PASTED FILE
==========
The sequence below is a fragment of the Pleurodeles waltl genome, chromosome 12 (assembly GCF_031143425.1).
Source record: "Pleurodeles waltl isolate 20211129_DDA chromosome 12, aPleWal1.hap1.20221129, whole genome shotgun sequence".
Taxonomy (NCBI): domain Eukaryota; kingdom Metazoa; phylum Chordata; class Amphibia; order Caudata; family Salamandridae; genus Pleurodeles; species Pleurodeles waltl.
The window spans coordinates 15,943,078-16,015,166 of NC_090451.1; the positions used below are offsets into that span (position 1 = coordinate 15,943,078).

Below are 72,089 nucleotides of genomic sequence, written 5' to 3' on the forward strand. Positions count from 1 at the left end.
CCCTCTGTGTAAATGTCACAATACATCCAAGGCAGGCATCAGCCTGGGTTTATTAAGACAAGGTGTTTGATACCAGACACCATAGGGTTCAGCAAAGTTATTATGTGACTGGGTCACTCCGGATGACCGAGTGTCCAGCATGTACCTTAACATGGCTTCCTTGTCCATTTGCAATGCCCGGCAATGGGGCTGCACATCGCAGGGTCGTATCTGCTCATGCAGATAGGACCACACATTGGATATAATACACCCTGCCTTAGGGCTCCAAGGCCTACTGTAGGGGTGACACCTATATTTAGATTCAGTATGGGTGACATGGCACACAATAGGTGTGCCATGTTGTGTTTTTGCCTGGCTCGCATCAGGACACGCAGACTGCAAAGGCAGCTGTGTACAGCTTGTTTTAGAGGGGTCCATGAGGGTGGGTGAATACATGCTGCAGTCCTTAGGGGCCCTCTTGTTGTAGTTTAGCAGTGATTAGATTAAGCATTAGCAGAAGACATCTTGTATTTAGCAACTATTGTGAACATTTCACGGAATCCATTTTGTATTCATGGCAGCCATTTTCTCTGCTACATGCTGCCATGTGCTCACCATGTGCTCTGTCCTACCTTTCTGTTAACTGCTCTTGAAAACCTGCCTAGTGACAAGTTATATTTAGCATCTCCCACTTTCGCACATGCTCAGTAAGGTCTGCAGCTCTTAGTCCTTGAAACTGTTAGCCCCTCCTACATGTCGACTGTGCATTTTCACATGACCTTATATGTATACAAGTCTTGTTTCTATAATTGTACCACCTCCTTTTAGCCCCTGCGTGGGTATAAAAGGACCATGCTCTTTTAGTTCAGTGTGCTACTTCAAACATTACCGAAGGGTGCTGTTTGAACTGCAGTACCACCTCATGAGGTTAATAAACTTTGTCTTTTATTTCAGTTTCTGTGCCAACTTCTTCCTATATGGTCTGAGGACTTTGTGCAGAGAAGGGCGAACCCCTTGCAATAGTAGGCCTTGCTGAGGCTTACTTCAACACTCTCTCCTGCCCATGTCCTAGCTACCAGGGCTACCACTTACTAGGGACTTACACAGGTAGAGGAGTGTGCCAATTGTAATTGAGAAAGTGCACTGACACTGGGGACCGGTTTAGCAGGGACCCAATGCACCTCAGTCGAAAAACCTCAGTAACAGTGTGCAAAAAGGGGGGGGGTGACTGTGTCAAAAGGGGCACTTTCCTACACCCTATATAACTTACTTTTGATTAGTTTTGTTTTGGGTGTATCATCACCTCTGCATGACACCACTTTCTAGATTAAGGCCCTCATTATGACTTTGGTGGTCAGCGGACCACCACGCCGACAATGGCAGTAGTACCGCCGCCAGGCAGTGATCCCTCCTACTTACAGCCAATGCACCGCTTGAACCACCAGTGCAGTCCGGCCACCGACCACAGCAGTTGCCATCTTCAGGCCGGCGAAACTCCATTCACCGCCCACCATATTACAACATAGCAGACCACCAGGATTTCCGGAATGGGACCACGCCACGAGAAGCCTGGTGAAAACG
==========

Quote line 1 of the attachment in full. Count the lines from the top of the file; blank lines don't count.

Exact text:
The sequence below is a fragment of the Pleurodeles waltl genome, chromosome 12 (assembly GCF_031143425.1).